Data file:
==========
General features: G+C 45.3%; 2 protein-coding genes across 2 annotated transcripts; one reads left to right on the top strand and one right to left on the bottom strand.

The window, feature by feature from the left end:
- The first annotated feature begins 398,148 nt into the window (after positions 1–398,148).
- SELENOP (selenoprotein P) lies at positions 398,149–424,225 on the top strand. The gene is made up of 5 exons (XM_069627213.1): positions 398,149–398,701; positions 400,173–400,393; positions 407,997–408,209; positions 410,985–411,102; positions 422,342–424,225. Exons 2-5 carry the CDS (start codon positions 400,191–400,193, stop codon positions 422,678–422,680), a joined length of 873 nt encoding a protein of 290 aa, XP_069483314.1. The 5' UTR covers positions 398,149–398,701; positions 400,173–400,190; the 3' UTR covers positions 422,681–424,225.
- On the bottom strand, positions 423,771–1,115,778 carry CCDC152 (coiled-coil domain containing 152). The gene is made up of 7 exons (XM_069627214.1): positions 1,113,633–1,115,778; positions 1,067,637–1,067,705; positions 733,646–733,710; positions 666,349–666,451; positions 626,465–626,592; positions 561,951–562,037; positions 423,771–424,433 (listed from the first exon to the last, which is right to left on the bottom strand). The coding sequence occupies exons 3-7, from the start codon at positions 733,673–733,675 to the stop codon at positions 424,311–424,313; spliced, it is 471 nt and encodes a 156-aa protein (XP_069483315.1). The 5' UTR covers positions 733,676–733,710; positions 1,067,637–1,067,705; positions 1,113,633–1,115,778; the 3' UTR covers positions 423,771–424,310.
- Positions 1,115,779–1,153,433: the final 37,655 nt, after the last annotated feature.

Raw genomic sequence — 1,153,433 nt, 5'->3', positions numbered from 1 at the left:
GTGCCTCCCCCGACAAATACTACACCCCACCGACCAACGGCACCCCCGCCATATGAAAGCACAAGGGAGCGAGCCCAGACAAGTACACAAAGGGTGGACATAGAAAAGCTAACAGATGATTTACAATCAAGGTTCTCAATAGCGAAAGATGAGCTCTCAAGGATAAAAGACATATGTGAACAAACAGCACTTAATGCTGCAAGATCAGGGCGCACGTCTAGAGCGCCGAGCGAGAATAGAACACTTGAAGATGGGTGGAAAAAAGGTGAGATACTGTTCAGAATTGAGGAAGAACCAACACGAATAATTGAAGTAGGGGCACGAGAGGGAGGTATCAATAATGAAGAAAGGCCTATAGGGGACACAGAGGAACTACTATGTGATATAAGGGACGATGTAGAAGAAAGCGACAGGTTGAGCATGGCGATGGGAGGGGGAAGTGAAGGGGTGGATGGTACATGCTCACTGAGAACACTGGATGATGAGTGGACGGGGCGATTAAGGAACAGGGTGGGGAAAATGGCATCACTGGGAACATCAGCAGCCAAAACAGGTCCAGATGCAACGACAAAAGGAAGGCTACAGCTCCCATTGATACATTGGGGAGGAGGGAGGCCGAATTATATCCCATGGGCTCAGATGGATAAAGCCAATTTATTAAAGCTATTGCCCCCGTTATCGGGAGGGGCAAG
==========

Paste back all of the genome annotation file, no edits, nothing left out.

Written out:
General features: G+C 45.3%; 2 protein-coding genes across 2 annotated transcripts; one reads left to right on the top strand and one right to left on the bottom strand.

The window, feature by feature from the left end:
- The first annotated feature begins 398,148 nt into the window (after positions 1–398,148).
- SELENOP (selenoprotein P) lies at positions 398,149–424,225 on the top strand. The gene is made up of 5 exons (XM_069627213.1): positions 398,149–398,701; positions 400,173–400,393; positions 407,997–408,209; positions 410,985–411,102; positions 422,342–424,225. Exons 2-5 carry the CDS (start codon positions 400,191–400,193, stop codon positions 422,678–422,680), a joined length of 873 nt encoding a protein of 290 aa, XP_069483314.1. The 5' UTR covers positions 398,149–398,701; positions 400,173–400,190; the 3' UTR covers positions 422,681–424,225.
- On the bottom strand, positions 423,771–1,115,778 carry CCDC152 (coiled-coil domain containing 152). The gene is made up of 7 exons (XM_069627214.1): positions 1,113,633–1,115,778; positions 1,067,637–1,067,705; positions 733,646–733,710; positions 666,349–666,451; positions 626,465–626,592; positions 561,951–562,037; positions 423,771–424,433 (listed from the first exon to the last, which is right to left on the bottom strand). The coding sequence occupies exons 3-7, from the start codon at positions 733,673–733,675 to the stop codon at positions 424,311–424,313; spliced, it is 471 nt and encodes a 156-aa protein (XP_069483315.1). The 5' UTR covers positions 733,676–733,710; positions 1,067,637–1,067,705; positions 1,113,633–1,115,778; the 3' UTR covers positions 423,771–424,310.
- Positions 1,115,779–1,153,433: the final 37,655 nt, after the last annotated feature.

Raw genomic sequence — 1,153,433 nt, 5'->3', positions numbered from 1 at the left:
GTGCCTCCCCCGACAAATACTACACCCCACCGACCAACGGCACCCCCGCCATATGAAAGCACAAGGGAGCGAGCCCAGACAAGTACACAAAGGGTGGACATAGAAAAGCTAACAGATGATTTACAATCAAGGTTCTCAATAGCGAAAGATGAGCTCTCAAGGATAAAAGACATATGTGAACAAACAGCACTTAATGCTGCAAGATCAGGGCGCACGTCTAGAGCGCCGAGCGAGAATAGAACACTTGAAGATGGGTGGAAAAAAGGTGAGATACTGTTCAGAATTGAGGAAGAACCAACACGAATAATTGAAGTAGGGGCACGAGAGGGAGGTATCAATAATGAAGAAAGGCCTATAGGGGACACAGAGGAACTACTATGTGATATAAGGGACGATGTAGAAGAAAGCGACAGGTTGAGCATGGCGATGGGAGGGGGAAGTGAAGGGGTGGATGGTACATGCTCACTGAGAACACTGGATGATGAGTGGACGGGGCGATTAAGGAACAGGGTGGGGAAAATGGCATCACTGGGAACATCAGCAGCCAAAACAGGTCCAGATGCAACGACAAAAGGAAGGCTACAGCTCCCATTGATACATTGGGGAGGAGGGAGGCCGAATTATATCCCATGGGCTCAGATGGATAAAGCCAATTTATTAAAGCTATTGCCCCCGTTATCGGGAGGGGCAAG